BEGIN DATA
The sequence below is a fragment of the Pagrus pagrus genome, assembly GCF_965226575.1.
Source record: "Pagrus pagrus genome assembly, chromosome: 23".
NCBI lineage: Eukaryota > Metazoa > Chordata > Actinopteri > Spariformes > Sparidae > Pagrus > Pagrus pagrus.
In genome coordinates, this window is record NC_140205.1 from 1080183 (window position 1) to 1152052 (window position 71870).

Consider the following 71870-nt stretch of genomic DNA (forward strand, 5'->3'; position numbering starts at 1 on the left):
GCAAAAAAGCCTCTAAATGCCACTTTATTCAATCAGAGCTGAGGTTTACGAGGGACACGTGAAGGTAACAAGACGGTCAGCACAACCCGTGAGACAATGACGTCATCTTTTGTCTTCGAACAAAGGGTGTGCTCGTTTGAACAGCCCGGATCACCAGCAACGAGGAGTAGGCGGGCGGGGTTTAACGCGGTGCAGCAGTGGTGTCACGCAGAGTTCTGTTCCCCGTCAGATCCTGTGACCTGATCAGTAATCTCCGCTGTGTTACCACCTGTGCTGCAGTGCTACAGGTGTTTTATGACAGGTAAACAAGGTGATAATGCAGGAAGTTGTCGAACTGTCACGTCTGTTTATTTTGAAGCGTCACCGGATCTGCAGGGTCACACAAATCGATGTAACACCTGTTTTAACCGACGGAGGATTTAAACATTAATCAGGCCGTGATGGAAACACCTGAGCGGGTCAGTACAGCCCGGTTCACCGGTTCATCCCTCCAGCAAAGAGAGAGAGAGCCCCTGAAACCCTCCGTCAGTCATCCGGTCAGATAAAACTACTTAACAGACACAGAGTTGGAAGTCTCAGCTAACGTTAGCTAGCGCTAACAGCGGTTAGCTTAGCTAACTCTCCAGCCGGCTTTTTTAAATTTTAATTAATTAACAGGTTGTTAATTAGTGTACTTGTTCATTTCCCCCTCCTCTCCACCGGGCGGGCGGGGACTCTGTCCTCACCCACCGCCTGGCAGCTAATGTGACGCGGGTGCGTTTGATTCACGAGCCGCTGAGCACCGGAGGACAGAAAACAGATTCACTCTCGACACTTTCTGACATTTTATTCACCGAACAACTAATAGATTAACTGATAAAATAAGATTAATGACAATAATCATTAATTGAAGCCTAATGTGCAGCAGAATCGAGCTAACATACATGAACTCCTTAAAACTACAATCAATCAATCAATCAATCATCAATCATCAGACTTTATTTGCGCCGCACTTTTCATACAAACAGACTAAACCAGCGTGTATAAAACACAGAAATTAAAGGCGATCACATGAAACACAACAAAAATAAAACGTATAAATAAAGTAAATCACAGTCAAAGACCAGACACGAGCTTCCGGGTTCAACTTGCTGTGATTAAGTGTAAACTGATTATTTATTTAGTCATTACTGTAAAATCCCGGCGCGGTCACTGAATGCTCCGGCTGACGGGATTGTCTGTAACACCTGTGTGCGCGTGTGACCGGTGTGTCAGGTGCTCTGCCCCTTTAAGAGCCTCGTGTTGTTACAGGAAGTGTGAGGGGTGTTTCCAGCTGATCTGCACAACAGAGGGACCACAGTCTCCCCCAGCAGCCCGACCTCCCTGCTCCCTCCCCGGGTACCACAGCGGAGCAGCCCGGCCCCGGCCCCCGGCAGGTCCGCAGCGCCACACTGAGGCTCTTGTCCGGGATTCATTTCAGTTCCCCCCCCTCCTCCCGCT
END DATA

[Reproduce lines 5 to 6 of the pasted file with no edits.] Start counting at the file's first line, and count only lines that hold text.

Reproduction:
Consider the following 71870-nt stretch of genomic DNA (forward strand, 5'->3'; position numbering starts at 1 on the left):
GCAAAAAAGCCTCTAAATGCCACTTTATTCAATCAGAGCTGAGGTTTACGAGGGACACGTGAAGGTAACAAGACGGTCAGCACAACCCGTGAGACAATGACGTCATCTTTTGTCTTCGAACAAAGGGTGTGCTCGTTTGAACAGCCCGGATCACCAGCAACGAGGAGTAGGCGGGCGGGGTTTAACGCGGTGCAGCAGTGGTGTCACGCAGAGTTCTGTTCCCCGTCAGATCCTGTGACCTGATCAGTAATCTCCGCTGTGTTACCACCTGTGCTGCAGTGCTACAGGTGTTTTATGACAGGTAAACAAGGTGATAATGCAGGAAGTTGTCGAACTGTCACGTCTGTTTATTTTGAAGCGTCACCGGATCTGCAGGGTCACACAAATCGATGTAACACCTGTTTTAACCGACGGAGGATTTAAACATTAATCAGGCCGTGATGGAAACACCTGAGCGGGTCAGTACAGCCCGGTTCACCGGTTCATCCCTCCAGCAAAGAGAGAGAGAGCCCCTGAAACCCTCCGTCAGTCATCCGGTCAGATAAAACTACTTAACAGACACAGAGTTGGAAGTCTCAGCTAACGTTAGCTAGCGCTAACAGCGGTTAGCTTAGCTAACTCTCCAGCCGGCTTTTTTAAATTTTAATTAATTAACAGGTTGTTAATTAGTGTACTTGTTCATTTCCCCCTCCTCTCCACCGGGCGGGCGGGGACTCTGTCCTCACCCACCGCCTGGCAGCTAATGTGACGCGGGTGCGTTTGATTCACGAGCCGCTGAGCACCGGAGGACAGAAAACAGATTCACTCTCGACACTTTCTGACATTTTATTCACCGAACAACTAATAGATTAACTGATAAAATAAGATTAATGACAATAATCATTAATTGAAGCCTAATGTGCAGCAGAATCGAGCTAACATACATGAACTCCTTAAAACTACAATCAATCAATCAATCAATCATCAATCATCAGACTTTATTTGCGCCGCACTTTTCATACAAACAGACTAAACCAGCGTGTATAAAACACAGAAATTAAAGGCGATCACATGAAACACAACAAAAATAAAACGTATAAATAAAGTAAATCACAGTCAAAGACCAGACACGAGCTTCCGGGTTCAACTTGCTGTGATTAAGTGTAAACTGATTATTTATTTAGTCATTACTGTAAAATCCCGGCGCGGTCACTGAATGCTCCGGCTGACGGGATTGTCTGTAACACCTGTGTGCGCGTGTGACCGGTGTGTCAGGTGCTCTGCCCCTTTAAGAGCCTCGTGTTGTTACAGGAAGTGTGAGGGGTGTTTCCAGCTGATCTGCACAACAGAGGGACCACAGTCTCCCCCAGCAGCCCGACCTCCCTGCTCCCTCCCCGGGTACCACAGCGGAGCAGCCCGGCCCCGGCCCCCGGCAGGTCCGCAGCGCCACACTGAGGCTCTTGTCCGGGATTCATTTCAGTTCCCCCCCCTCCTCCCGCT